//Discerning Together: Levels of Engagement

Discerning Together: Levels of Engagement

The recent letter of Fr General (Sept 27, 2017) calls us to make ‘On Discernment in Common’ “an instrument of our apostolic effectiveness” in our mission and governance. This article attempts to operationalise it into practical methodologies.

Levels of Engagement
For any Ignatian discernment detached indifference is a sine qua non. The whole process is premised on this, or it could well be misleading and obfuscating. This of course must be an ongoing endeavour of self-examination that must be renewed all though our lives especially for an effective process of discernment, lest we lose the plot along the way. Three kinds of methodologies are involved at three different levels of engagement.

The first level is discussion to clarify ideas in an intellectual exchange with appropriate inputs to clarify ideas and broaden perspectives. To be meaningfully participative it must be a dialectic process that involves reading one position (thesis) against another (anti-thesis) so that a new synthesis emerges.

This requires reciprocity of perspectives: seeing the other person’s point of view from within his/her perspective and not from one’s own on the outside, and then interpreting it from within his/her frame of reference and not one’s own. In other words, we need to understand the person as s/he wants to be understood. We must assume a position of emotional and intellectual neutrality, remaining ‘tatastha’ and listening to the other from his/her own pre-judgments, and not reading our prejudices, apprehensions, and doubts into it. We must get out of our own mind-set, not be dogmatically or emotionally trapped in it, with an empathetic understanding of various points of view and interpretations even when one disagrees with them, otherwise the discussion only ends in a fruitless debate.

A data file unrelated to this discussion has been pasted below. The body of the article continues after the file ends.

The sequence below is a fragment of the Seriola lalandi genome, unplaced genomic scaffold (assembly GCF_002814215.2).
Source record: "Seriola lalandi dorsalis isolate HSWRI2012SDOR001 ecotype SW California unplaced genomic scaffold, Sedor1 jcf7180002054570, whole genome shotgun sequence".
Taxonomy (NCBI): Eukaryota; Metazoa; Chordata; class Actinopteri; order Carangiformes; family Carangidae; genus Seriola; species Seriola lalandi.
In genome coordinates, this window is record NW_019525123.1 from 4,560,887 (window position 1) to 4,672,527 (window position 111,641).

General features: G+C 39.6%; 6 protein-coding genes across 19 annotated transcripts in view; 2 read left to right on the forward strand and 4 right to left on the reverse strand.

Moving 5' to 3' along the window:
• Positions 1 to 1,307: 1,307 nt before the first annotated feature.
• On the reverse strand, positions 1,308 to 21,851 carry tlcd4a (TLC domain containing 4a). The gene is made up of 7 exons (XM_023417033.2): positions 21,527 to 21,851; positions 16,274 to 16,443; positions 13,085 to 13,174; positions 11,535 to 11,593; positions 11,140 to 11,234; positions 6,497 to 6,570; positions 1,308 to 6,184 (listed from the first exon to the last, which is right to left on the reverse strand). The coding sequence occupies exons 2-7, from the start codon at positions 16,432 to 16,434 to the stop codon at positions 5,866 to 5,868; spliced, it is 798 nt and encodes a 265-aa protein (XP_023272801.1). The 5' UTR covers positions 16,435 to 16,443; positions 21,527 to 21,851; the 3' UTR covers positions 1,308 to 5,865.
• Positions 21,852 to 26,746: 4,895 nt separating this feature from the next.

This further helps us to a deepening of insight and a sharpening of ideas. All too often we are more ideologically than intellectually driven, especially when sensitive and divisive political and social concerns are involved. As a result the clarity and incisiveness it effects may well bring difference and division into the open without necessarily reconciling or integrating them. As such, it may a useful but still a first step in a constructive group encounter. But discussions can get so polarised as to be unable to proceed any further usefully.

The second level is one of dialogue. Here the method is open communication in a conversation to understand each other and ourselves more comprehensively and inclusively; not merely intellectually but at a more human and personal level: an Ignatian ‘spiritual conversation’ means “listening attentively to others and knowing how to communicate one’s own experience and ideas” in “an atmosphere of trust and welcome” (ibid.). Differences need not be simply bracketed away but rather sifted to find common ground from which we can move on to higher ground together.

Thus differences must not just to be accepted and respected but become ever enriching and even celebrated together. For in dialogue we come to understand not just the other but ourselves; not just our ‘self’ in the other but the ‘other’ in our ‘self’ as well. Such an open and equal, trustful and trustworthy dialogue attunes us to our inner voice, a necessary foundation for Ignatian discernment.